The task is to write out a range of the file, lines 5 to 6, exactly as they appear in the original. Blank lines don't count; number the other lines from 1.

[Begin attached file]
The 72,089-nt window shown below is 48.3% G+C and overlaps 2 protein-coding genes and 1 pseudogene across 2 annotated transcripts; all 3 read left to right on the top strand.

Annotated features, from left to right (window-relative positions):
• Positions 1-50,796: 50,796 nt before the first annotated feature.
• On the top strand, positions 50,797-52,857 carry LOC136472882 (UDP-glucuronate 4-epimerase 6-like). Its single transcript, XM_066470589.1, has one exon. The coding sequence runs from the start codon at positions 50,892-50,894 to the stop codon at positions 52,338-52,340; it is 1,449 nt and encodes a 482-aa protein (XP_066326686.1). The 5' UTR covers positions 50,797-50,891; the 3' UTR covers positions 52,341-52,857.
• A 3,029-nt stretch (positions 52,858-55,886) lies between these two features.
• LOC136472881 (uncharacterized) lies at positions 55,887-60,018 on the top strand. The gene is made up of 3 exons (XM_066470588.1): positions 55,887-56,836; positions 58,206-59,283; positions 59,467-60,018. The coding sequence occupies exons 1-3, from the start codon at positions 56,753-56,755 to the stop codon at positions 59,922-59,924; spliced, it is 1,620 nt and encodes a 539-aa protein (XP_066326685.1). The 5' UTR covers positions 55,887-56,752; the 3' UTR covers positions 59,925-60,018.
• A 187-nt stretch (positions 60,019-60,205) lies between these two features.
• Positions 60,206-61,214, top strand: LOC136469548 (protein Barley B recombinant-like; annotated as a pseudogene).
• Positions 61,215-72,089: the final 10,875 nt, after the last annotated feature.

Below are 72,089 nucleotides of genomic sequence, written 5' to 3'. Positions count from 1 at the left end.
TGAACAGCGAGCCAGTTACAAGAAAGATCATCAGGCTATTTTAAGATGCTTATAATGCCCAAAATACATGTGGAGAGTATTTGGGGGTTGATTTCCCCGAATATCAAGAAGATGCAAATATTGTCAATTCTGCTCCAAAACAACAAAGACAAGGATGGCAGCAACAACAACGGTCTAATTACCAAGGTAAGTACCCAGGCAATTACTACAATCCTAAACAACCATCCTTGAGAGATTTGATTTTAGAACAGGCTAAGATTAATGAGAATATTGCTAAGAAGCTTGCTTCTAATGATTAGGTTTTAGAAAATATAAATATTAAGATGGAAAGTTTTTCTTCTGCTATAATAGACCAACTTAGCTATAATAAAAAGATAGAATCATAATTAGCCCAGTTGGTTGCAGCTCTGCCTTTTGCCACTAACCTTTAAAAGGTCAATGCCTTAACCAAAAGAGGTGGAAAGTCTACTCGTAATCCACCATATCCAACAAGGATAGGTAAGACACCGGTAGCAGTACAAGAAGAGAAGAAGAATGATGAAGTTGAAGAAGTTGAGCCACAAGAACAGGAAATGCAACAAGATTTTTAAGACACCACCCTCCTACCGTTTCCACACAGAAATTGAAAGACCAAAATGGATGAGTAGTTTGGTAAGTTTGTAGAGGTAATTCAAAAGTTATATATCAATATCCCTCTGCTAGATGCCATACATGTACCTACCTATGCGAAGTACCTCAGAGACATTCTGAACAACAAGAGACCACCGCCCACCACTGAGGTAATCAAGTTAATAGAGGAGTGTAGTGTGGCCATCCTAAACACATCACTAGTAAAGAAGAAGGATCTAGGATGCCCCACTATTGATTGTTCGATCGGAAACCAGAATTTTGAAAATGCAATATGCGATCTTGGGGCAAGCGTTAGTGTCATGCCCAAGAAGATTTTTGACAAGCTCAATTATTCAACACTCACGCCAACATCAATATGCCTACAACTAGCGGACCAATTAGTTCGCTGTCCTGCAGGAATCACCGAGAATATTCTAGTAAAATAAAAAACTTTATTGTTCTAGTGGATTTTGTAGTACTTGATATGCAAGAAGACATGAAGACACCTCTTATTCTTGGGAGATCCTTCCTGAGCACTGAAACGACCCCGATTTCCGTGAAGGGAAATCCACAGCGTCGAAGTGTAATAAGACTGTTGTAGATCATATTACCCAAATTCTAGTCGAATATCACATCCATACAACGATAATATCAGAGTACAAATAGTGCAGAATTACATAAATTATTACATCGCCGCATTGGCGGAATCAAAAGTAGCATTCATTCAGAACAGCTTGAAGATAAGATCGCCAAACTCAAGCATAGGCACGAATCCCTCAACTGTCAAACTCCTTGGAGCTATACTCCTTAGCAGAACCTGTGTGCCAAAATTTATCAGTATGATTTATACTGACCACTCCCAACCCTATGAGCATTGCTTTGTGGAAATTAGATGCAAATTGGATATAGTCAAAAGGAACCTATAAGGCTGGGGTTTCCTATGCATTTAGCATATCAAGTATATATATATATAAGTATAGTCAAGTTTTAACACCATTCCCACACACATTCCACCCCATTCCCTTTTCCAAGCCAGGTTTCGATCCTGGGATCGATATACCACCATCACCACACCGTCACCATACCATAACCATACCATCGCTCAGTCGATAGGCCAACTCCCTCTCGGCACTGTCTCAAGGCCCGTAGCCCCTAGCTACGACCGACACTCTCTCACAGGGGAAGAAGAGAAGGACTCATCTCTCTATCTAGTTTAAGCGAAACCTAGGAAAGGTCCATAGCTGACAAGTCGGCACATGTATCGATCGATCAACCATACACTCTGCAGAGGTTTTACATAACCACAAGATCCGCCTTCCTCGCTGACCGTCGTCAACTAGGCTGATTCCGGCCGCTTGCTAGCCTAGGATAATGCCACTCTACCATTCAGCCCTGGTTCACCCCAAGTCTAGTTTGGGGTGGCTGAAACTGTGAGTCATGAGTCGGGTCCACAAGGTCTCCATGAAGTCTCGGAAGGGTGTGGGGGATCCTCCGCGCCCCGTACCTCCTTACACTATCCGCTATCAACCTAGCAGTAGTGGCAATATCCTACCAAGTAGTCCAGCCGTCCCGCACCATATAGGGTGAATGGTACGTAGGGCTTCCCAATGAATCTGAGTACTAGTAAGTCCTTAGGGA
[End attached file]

• A 3,029-nt stretch (positions 52,858-55,886) lies between these two features.
• LOC136472881 (uncharacterized) lies at positions 55,887-60,018 on the top strand. The gene is made up of 3 exons (XM_066470588.1): positions 55,887-56,836; positions 58,206-59,283; positions 59,467-60,018. The coding sequence occupies exons 1-3, from the start codon at positions 56,753-56,755 to the stop codon at positions 59,922-59,924; spliced, it is 1,620 nt and encodes a 539-aa protein (XP_066326685.1). The 5' UTR covers positions 55,887-56,752; the 3' UTR covers positions 59,925-60,018.